By Miriam Raftery
Photo, left: El Cajon Police
Photos (rest) by Robert Gehr (c)
September 28, 2016 (El Cajon)—A shooting of a mentally ill African-American man by El Cajon Police yesterday has sparked anger among some community members, though police have released a photo suggesting the man assumed a “shooter’s stance” before he was shot and killed.
Following a press conference this morning by police, civil rights leaders spoke at a press conference calling for a federal investigation. Marches were held downtown and a candlelight vigil is planned tonight at 6 p.m. the El Cajon Police Station forAlfred Olango, 38.
“The country’s eyes are on this city now,” Rev. Shane Harris with the National Action Network said. “We’ve got to expose the injustice in this country and this city.” Rev. Harris called for a federal investigation by the Justice Department and indicated civil rights lawyers are meeting with the family today. He also faulted El Cajon for not yet having body cameras on police officers or in vehicles. He claimed one of the officers has a “history” but did not elaborate.
Police have indicated both officers are 20-year veterans of the force and per department policy after a shooting, have been placed on administrative leave during the investigation.
According to police, officers responded to a 911 call indicating that Olanga was “not acting like himself”; he was found walking in traffic. His family has reportedly called before to report mental health issues.
Police indicate he did not comply with repeated instructions to remove his concealed hand from his pocket.According to police, next “the officer drew his firearm” and a second offer pointed a taser. Olango paced back and forth while officers talked to him but then “rapidly drew an object from his front pants pocket,placed both hands together and extended themrapidly toward the officer, takimg up what appeared to be a shooting stance.”
One officer shot Olango several times and the second officer discharged the taser. Officers provided first aid at the scene and Olango was transported to a hospital,where he later died.
Olango did not have a gun; police have not disclosed what object he may have withdrawn from his pocket.
Civil rights activists and community leaders are calling for police to release cell phone video of the shooting, not just the still frame release. At least one witness has claimed Olango had his hands up at some point during the confrontation. Police claim the video confirms he did not, and indicate other videos are being examined (perhaps surveillance video, if no other cell phones were taken.)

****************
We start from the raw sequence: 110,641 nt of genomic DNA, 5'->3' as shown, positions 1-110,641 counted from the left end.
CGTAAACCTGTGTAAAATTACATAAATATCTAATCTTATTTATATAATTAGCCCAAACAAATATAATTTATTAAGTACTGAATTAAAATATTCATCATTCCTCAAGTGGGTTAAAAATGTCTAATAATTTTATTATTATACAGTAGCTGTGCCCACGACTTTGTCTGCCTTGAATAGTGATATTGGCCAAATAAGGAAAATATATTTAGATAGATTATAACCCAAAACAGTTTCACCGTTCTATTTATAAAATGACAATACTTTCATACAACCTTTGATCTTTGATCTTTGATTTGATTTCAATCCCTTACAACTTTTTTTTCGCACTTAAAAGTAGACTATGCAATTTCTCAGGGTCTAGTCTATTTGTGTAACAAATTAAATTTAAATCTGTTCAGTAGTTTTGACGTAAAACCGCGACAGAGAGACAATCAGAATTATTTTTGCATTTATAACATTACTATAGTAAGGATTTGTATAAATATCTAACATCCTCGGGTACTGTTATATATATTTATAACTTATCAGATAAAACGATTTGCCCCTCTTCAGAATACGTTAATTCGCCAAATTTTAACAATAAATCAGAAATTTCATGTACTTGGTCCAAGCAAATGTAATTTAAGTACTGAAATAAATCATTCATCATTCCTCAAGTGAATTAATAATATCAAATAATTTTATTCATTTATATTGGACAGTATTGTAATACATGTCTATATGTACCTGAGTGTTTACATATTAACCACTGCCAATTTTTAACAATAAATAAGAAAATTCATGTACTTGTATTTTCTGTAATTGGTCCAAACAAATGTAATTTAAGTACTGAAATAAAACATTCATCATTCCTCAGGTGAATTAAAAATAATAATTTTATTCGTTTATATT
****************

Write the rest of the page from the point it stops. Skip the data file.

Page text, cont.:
Questions have also been raised as to why no mental health specialist was dispatched with police since the 911 call indicated the subject was known to have mental health problems.
Posts on social media accused police of seizing cell phones from bystanders and witnesss,but a press release from the police states only one cell phone was taken, with permission of its owner, a worker at the restaurant at the parking lot where the shooting occurred.
The American Civil Liberties Union issued a statement indicating seizure of cell phones by police would violate the Constitution
Though tempers flared, the rally and march remained peaceful.
“We expect for this day of action to be one of peace and unity,”said Mark Arabo, a leader in El Cajon’s Chaldean community, in a press release joined by local African-American church leaders.. “Our thoughts and prayers go to the victim’s family…It is most important now that we remain calm and united.” He urged people to be “mindful of the example that we continue to set for the nation” but also called for an independent investigation.
The victim’s family fled violence in African and lived in a refugee camp before coming to America. His death has triggered fears among some in the community.
“My life could very well end, tomorrow,”said Mallory Wetz with the National Association for the Advancement of Colored People (NAACP). “We see it every day.”She listed off names of other black men killed in controversial police shootings across the nation. “I am very angry and I’m hurt. I’m scared to walk the streets every single day…I could get shot or killed at any time.”